The Financial Intelligence Unit (FIU) has reported a total of 958 suspicious transaction reports/suspicious activity reports (STRs/SARs) at the end of September 2022, with a total monetary value of $1,937,211,057.
This revelation was made in parliament yesterday by Finance Minister Colm Imbert.
The activities related to these reports were tax evasion, fraud, money laundering and drug trafficking.
Imbert broke down the figures, saying 844 ( valued at $1,586,346,802) were completed transactions and 195 ( valued at $350,864,255) were attempted transactions.
He said: “This represented a 24 percent decrease in completed transactions and a 68 percent decrease in attempted transactions when compared to the previous reporting period.”
Imbert said 16 STRs/SARs contained both completed and attempted transactions.
“Suspicious activity ranked the highest among the five most common reasons for the submission of STRs/SARs to the FIUTT.”
Imbert said, “This was followed by tax evasion (211 persons), fraud (196 persons), money laundering (155 persons) and drug Trafficking (35 persons).”
These accounted for 94 percent of the total STRs/SARs received by the FIU and 60 per cent of the total monetary value of all STRs/SARs submitted.
An analysis of 212 STRs/SARs generated a total of 69 intelligence reports (65 suspected money laundering cases and four suspected terrorism financing cases.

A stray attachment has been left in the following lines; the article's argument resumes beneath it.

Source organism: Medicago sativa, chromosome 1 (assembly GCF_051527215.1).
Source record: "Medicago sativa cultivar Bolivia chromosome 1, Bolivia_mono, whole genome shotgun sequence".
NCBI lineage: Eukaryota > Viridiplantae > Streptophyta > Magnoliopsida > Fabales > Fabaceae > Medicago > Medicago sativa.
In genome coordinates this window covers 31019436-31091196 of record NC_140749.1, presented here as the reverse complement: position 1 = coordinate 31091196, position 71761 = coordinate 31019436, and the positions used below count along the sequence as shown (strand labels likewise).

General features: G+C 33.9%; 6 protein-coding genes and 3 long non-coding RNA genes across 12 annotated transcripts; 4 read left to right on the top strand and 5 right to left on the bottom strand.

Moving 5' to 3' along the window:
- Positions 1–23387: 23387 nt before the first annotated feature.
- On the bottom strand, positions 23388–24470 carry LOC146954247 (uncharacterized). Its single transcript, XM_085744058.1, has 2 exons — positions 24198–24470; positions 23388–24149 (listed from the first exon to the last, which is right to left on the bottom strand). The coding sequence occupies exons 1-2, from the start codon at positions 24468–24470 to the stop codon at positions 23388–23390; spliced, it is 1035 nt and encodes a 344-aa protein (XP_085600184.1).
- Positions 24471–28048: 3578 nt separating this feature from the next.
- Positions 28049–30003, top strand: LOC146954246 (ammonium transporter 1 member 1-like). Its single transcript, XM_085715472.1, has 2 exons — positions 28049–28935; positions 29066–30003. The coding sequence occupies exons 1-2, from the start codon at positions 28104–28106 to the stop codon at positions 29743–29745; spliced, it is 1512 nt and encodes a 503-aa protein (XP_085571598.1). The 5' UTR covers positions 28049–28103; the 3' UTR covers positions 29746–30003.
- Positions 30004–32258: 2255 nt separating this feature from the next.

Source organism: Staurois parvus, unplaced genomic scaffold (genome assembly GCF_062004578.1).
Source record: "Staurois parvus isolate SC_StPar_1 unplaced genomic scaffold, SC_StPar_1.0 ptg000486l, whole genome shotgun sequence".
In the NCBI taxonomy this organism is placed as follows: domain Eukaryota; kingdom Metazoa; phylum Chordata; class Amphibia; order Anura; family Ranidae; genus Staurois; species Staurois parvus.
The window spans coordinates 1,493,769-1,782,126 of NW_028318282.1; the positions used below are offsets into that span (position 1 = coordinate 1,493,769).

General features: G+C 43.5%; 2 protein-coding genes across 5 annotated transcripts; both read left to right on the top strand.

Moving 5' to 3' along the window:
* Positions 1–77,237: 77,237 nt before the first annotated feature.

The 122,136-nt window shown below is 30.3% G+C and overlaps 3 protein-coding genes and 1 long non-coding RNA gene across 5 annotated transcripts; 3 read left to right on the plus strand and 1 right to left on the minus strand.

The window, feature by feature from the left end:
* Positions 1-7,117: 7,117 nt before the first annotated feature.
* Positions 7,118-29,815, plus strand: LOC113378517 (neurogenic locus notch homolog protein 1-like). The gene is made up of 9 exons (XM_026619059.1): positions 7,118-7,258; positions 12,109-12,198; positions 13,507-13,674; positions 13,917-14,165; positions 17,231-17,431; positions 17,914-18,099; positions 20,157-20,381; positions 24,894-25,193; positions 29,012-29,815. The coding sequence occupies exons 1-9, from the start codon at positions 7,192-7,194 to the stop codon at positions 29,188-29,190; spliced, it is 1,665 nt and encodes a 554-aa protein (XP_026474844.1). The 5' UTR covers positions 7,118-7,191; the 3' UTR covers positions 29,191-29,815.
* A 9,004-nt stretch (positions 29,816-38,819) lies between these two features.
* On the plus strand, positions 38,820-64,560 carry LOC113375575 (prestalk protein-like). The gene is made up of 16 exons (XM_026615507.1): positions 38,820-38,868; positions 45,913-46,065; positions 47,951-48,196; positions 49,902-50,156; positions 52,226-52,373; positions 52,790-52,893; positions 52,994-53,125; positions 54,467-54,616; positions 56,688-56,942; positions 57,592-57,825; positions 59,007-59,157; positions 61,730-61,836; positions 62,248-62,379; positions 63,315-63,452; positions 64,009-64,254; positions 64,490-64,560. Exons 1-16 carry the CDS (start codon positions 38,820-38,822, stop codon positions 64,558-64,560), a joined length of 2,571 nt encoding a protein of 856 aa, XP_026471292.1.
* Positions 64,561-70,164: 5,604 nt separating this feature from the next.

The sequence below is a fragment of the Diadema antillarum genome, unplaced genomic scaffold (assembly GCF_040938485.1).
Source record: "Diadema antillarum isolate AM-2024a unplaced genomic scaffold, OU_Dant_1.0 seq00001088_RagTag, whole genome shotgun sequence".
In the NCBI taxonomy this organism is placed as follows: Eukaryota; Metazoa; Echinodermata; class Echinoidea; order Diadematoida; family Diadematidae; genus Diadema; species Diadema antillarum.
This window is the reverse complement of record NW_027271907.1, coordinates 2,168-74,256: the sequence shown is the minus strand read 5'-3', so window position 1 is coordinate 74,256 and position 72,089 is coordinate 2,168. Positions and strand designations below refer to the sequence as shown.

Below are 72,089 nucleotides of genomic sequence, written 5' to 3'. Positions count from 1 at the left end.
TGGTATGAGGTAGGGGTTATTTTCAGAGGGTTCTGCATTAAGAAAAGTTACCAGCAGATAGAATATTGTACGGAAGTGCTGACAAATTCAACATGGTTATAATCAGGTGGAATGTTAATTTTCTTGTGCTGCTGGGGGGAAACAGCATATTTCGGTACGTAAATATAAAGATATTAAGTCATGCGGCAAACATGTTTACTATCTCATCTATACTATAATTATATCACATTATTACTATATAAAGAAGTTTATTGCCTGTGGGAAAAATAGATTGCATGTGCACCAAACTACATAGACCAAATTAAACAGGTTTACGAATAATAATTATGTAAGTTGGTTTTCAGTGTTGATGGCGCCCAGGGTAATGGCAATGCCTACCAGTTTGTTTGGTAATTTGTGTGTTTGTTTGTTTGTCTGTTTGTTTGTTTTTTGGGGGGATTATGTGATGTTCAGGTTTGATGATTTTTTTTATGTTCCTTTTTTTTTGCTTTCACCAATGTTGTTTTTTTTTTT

Imbert said: “Of these, 33 were submitted to local competent authorities whilst 12 were shared with foreign law enforcement agencies and FIUs.”
The FIU received 16 requests from foreign authorities up to September 30, 2022.
Imbert said, “These requests featured a total of 85 subjects in contrast to the 26 recorded in the previous year.”
The suspected criminal conduct in the majority of cases was financing of terrorism related, with four of the requests seeking intelligence on 34 subjects.
Requests the FIU received from foreign authorities originated mainly from the Caribbean, the Middle East and Europe.
The FIU also disseminated 12 spontaneous disclosures to foreign FIUs and law enforcement agencies, compared to six in 2021.
Imbert said, “The spontaneous dissemination of intelligence was linked to the suspected criminal conduct related to fraud and money laundering, accounting for 83 per cent and 17 percent (respectively ) of the total number of spontaneous intelligence reports disseminated, respectively.”